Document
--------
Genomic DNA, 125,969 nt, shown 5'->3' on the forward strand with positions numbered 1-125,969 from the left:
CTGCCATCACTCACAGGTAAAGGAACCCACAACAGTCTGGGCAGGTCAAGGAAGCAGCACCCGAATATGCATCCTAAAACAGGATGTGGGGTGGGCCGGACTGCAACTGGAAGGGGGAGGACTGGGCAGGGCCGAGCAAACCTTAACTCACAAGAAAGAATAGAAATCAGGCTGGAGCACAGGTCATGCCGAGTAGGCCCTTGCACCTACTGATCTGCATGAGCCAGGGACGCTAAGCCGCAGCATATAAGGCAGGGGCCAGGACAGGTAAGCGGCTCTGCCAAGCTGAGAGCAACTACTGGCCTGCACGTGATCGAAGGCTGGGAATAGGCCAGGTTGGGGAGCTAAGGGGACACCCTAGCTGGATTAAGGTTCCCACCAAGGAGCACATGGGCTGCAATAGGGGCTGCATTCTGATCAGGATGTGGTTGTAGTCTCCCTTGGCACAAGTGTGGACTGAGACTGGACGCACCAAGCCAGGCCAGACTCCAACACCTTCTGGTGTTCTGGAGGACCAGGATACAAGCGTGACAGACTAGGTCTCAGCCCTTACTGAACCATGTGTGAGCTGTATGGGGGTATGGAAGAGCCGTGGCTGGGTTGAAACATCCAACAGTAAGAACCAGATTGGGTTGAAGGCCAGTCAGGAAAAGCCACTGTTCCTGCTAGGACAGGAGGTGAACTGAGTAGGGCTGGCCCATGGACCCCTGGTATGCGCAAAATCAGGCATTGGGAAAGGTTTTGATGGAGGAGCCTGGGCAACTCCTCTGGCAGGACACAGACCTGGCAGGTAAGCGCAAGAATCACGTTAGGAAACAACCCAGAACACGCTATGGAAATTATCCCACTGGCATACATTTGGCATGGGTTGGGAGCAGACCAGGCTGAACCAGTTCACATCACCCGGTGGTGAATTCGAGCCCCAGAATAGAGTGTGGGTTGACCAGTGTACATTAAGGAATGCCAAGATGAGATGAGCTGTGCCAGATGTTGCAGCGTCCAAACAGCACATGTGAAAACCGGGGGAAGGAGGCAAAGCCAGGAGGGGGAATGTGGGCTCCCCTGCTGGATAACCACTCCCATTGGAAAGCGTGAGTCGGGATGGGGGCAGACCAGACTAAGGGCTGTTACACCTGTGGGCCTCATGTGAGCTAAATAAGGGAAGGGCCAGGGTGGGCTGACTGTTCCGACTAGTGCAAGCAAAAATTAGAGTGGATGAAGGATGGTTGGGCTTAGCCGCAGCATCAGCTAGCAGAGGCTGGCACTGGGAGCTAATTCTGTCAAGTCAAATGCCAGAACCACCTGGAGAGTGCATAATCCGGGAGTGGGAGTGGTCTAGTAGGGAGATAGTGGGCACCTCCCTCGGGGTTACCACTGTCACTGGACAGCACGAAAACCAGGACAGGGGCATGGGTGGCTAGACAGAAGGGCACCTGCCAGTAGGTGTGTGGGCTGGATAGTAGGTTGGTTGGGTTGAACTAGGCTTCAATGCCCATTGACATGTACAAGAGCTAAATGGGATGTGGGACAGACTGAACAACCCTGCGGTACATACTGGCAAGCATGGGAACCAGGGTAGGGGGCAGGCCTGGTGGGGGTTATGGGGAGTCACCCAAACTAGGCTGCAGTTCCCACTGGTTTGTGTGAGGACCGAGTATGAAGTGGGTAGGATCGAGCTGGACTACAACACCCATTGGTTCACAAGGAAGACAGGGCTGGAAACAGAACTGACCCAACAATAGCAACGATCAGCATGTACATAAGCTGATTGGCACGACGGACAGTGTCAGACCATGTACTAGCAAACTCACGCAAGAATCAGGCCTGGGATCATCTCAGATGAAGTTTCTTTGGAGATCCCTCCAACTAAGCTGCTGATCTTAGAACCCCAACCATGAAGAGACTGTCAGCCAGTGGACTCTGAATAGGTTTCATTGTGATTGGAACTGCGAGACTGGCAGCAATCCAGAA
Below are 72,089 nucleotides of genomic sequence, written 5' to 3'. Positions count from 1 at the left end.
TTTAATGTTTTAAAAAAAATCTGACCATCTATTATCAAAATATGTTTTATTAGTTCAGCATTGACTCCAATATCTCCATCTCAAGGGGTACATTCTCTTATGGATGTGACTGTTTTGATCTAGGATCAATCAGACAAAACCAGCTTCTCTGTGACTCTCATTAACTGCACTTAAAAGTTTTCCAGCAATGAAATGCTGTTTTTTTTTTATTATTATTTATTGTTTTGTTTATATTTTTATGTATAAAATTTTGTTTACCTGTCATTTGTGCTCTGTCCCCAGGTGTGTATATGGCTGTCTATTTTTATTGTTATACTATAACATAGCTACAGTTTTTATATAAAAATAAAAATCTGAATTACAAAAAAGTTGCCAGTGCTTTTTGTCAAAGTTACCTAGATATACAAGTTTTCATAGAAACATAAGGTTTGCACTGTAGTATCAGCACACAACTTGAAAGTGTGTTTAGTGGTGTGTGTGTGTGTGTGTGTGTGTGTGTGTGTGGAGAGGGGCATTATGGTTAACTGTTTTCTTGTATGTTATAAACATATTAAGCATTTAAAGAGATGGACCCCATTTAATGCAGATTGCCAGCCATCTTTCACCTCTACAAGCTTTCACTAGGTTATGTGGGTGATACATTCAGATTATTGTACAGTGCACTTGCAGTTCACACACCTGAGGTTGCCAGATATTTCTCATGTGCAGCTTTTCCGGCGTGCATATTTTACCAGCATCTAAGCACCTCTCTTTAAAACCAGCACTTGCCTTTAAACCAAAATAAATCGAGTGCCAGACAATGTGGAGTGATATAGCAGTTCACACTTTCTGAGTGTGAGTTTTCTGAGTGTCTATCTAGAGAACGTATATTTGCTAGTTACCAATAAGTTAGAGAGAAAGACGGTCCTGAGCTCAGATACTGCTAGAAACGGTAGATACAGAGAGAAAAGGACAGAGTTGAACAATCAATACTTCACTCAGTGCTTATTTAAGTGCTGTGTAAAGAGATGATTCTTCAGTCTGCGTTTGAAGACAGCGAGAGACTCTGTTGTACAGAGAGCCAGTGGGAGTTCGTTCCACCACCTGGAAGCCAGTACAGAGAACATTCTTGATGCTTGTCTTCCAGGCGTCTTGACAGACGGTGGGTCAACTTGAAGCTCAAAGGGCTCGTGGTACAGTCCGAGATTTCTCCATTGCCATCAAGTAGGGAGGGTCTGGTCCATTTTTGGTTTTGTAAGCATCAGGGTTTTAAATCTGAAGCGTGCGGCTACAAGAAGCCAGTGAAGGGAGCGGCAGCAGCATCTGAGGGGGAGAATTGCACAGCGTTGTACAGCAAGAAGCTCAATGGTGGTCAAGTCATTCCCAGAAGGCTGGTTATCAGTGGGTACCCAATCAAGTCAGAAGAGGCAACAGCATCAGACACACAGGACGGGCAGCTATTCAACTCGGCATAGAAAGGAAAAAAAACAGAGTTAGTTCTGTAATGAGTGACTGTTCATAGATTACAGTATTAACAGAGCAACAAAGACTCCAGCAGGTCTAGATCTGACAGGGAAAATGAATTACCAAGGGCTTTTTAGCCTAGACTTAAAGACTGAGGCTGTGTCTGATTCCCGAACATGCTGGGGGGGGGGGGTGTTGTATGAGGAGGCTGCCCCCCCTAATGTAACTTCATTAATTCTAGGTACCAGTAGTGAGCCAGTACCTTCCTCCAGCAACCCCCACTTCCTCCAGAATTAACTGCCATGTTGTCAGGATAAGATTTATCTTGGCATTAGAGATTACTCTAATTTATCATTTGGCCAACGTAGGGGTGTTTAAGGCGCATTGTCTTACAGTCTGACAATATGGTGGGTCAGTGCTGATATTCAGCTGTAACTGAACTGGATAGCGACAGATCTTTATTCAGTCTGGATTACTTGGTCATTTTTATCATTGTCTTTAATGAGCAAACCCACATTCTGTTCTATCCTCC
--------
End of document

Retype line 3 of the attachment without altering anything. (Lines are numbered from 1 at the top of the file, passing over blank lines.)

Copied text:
Below are 72,089 nucleotides of genomic sequence, written 5' to 3'. Positions count from 1 at the left end.